Up for a fun, unique-to-the-area nature experience nearby? Medoc Mountain State Park in Hollister, N.C., has just what you’re looking for. It’s called the “Habitat Adventure Trail,” and it offers eight different stations along a .28-mile paved path located near the park office.
Each station offers participants hands-on, interactive ways to learn about the animals, geology and habitats of the park. Designed for pre-kindergarten through middle school-aged children, it is really great fun for folks of all ages (as you’ll see from the photos of the She Doers when they hiked it last October).
At the first station, called “Woodpecker Drumming,” two large panels on the front and back of a kiosk identify the different woodpecker species inhabiting the park and explain how they communicate. Next to the kiosk, a large, wooden, xylophone-and-log exhibit encourages participants to “See what it is like to be a woodpecker and give these logs your best drum roll!”
The second station, called “Woodland Café,” features a kiosk with a panel that encourages participants to search for their meal the way the animals at Medoc Mountain do. “Will you dig through the soil with your claws or fly through the branches with your wings?” it asks.
To the left of the kiosk, there is a colorful concrete dining table with logs seats and an ordering booth. Featured items on the menu include plump caterpillars, wiggly worms, assorted arthropods, reptiles and amphibians, and seeds and berries.
The advertised special of the day is “Fried Green Cicadas” for 25 cents each. “Comes with your choice of a side: acorn chips, oak leaf salad, snail soup, or wiggly worms,” says a sign posted on the booth. How cute!
Station number three is called “Explore the Mountain!” and features a large mound of dirt with a tunnel through it. “Climb this smaller version of Medoc Mountain – or crawl through the granite bedrock below,” reads the nearby display panel. The panel explains how Medoc Mountain formed and exactly what a geologist is. “Pretend you’re a geologist – can you find shiny crystals or small grains of sand in these rocks?,” it asks.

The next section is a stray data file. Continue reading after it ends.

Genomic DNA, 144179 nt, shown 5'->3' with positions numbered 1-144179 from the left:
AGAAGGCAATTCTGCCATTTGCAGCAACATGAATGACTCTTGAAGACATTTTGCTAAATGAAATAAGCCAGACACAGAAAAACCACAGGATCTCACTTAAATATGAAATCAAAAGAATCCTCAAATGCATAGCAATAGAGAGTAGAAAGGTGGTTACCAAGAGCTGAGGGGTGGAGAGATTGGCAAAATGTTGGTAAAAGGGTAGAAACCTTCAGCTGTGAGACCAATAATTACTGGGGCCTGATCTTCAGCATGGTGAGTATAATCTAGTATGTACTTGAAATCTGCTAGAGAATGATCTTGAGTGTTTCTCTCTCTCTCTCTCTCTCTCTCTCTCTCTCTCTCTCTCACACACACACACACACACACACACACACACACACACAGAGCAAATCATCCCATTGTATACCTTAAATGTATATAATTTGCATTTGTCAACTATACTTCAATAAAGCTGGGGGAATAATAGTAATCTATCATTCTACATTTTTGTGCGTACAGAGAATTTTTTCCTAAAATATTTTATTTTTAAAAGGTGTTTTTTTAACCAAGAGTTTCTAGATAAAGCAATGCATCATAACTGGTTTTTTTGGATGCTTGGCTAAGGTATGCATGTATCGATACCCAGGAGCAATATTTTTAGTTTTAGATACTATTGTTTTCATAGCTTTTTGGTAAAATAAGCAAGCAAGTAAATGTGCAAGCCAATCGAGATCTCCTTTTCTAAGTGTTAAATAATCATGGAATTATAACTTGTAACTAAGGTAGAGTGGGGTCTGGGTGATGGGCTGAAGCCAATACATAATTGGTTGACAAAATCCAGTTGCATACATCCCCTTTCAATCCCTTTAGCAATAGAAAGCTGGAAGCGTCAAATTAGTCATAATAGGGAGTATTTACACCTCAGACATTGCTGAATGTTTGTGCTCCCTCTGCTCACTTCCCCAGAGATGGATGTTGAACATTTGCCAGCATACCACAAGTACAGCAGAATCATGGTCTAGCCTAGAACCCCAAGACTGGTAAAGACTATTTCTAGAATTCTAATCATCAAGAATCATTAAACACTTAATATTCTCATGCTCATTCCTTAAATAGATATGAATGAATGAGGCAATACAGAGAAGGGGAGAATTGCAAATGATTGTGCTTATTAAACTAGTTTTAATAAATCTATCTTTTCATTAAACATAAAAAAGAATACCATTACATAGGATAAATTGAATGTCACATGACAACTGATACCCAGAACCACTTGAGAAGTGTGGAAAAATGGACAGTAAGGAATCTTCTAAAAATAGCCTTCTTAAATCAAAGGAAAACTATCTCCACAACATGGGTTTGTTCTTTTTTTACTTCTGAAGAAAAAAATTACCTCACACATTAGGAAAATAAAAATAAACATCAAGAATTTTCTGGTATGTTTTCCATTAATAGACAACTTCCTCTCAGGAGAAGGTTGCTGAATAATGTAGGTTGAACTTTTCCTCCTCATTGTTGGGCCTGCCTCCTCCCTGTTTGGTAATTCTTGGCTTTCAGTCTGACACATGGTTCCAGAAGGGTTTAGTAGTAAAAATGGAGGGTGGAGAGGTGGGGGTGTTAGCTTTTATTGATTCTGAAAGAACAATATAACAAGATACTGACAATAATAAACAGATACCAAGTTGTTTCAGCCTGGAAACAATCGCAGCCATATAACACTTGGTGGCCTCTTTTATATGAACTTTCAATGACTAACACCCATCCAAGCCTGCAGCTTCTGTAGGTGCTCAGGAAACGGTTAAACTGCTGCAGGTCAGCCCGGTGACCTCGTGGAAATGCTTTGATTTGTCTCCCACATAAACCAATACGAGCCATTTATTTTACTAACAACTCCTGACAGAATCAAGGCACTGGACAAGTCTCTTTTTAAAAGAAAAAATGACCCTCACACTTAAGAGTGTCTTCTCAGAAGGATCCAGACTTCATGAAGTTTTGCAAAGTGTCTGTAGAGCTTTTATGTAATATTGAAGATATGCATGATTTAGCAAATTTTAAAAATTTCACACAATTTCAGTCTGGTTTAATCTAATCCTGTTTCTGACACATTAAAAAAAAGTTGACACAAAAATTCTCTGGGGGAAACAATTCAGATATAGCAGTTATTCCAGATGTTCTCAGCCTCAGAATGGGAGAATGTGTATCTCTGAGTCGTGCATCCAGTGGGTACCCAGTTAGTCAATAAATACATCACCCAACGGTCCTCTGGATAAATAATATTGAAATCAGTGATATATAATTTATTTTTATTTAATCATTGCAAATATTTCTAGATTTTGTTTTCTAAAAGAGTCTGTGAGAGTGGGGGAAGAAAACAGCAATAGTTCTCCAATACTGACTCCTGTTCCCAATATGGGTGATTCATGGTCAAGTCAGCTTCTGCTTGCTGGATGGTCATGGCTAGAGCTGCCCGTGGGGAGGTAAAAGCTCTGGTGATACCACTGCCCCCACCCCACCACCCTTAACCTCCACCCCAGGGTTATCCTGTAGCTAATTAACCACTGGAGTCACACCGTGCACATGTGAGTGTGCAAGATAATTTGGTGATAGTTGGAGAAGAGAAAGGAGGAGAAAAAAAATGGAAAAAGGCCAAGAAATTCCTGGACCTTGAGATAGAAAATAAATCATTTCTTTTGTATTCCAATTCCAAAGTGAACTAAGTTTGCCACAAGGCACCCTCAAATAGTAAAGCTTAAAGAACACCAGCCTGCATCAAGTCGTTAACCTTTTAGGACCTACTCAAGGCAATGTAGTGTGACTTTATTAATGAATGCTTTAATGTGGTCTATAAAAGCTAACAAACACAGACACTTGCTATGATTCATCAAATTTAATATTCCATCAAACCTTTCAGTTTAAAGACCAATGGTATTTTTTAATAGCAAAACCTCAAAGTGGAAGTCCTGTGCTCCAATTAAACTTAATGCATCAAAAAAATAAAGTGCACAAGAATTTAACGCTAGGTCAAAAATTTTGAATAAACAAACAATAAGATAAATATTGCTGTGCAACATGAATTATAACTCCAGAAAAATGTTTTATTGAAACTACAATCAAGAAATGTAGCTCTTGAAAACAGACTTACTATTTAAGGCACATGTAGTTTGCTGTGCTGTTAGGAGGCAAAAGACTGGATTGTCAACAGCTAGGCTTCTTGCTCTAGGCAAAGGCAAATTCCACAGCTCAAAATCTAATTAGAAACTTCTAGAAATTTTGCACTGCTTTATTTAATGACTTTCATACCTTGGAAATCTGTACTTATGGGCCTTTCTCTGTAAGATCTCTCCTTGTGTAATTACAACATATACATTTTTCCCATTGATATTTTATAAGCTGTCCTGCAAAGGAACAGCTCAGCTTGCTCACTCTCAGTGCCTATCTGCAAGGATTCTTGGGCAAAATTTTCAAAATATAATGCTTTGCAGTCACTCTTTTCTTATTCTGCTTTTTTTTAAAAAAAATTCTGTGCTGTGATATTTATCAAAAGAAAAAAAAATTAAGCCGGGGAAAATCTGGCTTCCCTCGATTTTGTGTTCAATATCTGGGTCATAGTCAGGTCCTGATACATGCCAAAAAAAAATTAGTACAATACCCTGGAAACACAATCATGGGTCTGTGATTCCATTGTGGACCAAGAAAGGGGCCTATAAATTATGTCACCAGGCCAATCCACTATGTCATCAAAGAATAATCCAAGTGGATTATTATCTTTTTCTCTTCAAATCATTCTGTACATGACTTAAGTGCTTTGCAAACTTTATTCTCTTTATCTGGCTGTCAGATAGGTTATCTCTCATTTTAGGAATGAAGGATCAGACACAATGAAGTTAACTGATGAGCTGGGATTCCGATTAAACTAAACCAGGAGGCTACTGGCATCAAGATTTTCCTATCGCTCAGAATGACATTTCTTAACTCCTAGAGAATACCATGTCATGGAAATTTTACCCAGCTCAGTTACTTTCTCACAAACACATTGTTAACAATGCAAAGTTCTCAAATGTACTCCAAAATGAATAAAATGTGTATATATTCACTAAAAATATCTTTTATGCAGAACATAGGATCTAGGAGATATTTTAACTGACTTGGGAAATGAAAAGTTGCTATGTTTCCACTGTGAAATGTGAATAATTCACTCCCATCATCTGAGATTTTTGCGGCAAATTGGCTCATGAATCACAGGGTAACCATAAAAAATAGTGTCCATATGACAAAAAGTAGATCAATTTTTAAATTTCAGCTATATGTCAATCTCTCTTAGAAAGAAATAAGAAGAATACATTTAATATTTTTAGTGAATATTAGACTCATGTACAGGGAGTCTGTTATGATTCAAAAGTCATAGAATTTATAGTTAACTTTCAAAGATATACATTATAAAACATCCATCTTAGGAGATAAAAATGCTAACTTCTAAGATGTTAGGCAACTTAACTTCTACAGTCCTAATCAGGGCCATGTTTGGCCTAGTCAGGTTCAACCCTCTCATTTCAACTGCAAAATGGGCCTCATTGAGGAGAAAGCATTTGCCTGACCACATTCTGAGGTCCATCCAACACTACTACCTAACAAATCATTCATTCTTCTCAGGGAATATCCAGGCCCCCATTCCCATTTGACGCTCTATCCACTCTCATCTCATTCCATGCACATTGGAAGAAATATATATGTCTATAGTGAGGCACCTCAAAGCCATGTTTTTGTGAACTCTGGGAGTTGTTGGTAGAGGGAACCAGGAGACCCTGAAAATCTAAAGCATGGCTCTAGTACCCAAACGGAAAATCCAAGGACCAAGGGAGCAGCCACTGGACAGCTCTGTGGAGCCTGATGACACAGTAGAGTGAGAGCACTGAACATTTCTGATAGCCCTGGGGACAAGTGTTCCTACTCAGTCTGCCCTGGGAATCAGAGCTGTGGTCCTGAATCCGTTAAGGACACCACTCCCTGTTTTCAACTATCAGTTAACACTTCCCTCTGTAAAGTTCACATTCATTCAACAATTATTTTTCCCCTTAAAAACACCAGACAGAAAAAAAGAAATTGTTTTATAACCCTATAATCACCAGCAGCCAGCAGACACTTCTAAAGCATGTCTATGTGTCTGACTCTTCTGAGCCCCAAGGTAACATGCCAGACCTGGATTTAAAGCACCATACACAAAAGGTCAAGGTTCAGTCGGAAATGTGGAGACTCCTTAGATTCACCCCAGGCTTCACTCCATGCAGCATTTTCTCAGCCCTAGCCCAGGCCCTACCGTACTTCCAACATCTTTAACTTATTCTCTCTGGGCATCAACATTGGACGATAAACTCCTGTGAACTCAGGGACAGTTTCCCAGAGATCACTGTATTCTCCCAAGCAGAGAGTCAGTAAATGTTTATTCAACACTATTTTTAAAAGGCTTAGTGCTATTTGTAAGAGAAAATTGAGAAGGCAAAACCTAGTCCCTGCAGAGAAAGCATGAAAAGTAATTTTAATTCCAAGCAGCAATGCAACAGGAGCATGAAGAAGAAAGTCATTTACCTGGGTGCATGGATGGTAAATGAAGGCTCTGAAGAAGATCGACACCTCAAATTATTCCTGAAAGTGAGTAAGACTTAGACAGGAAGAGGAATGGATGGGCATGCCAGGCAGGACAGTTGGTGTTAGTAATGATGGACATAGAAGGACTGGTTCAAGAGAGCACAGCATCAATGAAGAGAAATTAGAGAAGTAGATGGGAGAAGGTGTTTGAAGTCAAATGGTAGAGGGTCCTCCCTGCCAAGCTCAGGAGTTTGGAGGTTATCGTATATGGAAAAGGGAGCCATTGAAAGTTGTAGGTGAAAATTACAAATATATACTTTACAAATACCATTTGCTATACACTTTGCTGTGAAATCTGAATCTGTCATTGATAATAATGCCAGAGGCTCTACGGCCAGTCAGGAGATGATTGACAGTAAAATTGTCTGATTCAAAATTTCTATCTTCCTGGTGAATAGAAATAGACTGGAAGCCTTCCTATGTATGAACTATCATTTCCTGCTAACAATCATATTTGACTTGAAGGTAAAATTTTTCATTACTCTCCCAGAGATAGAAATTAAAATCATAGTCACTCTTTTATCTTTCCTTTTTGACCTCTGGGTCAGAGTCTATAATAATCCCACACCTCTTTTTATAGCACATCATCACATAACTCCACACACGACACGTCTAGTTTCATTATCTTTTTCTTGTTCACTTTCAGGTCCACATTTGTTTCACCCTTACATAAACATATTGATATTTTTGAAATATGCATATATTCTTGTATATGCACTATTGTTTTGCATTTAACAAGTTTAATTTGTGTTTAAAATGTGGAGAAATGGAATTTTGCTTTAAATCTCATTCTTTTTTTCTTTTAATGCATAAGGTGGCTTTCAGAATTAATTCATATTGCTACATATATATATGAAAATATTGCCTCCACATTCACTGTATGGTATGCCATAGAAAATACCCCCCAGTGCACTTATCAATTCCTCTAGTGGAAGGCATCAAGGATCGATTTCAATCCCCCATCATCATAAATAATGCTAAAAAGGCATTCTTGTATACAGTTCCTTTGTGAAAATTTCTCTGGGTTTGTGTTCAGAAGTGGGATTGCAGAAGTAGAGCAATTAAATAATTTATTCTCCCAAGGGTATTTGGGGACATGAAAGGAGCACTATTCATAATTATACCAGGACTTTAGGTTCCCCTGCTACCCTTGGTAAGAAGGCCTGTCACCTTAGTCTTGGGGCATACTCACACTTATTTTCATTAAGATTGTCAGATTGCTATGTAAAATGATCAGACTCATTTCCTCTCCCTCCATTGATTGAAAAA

The fourth station is especially fun and requires good balance! It is called “Balance Like a Squirrel” and consists of a series of log balance beams and upright logs participants are encouraged to walk across. The panel at this station asks and answers the question, “How do squirrels keep from falling as they leap across trees?” It also describes what squirrel nests look like and encourages participants to look for them in the branches of large oak trees.
At the fifth station, entitled “Climb Like a Spider,” there is a huge spider web for folks to climb on as well as a colorful display panel that explains why spiders don’t get stuck in their own webs. It also provides the identifying characteristics of one of the most common spiders in the park.
“Wildlife Spotting” is the name of the sixth station. It explains that thousands of different species of animals live in the forests of Medoc Mountain State Park and encourages participants to quietly look and listen for them.
At this station, numerous decoys of animals have been hidden in the forest behind a series of panels with holes drilled through them. The display invites participants to look through the holes to see how many of the decoys they can find.
The seventh station is called “Frog Music.” Here, the panel text explains that frogs and toads “make sounds by slowly letting air out of a sac that vibrates in their throat” and that frogs sing when they are trying to attract a mate, mark their territory, or announce an upcoming change in the weather. “Sometimes frogs squeak when they are frightened or hurt,” it adds.
In addition, this station has a fun, interactive component where participants can turn a crank to imitate the clicking sound of a cricket frog song. Another component encourages them to imitate the sound of a bullfrog by slapping a rubber paddle on the side of some pipe drums.
The final station is called “Waterdog Rock Hop.” A display panel here features a huge illustration of a rare salamander called the Neuse River waterdog and explains that it lives in Little Fishing Creek, a stream that flows through the park. This species of salamander “only lives in streams and rivers connected to the Neuse and Tar rivers of North Carolina – and nowhere else in the world!” says the display text.
The panel asks participants to “Pretend you’re a bug and hop from rock to rock, but don’t fall in – the waterdog might catch you!” referring to a series of large boulders located nearby.
So, grab the grandchildren (or don’t, if you want to act like a kid again), and head out to Medoc Mountain State Park for a fun day on the park’s “Habitat Adventure Trail.” Learn more about what else you can enjoy while you are there by visiting ncparks.gov/medoc-mountain-state-park/home.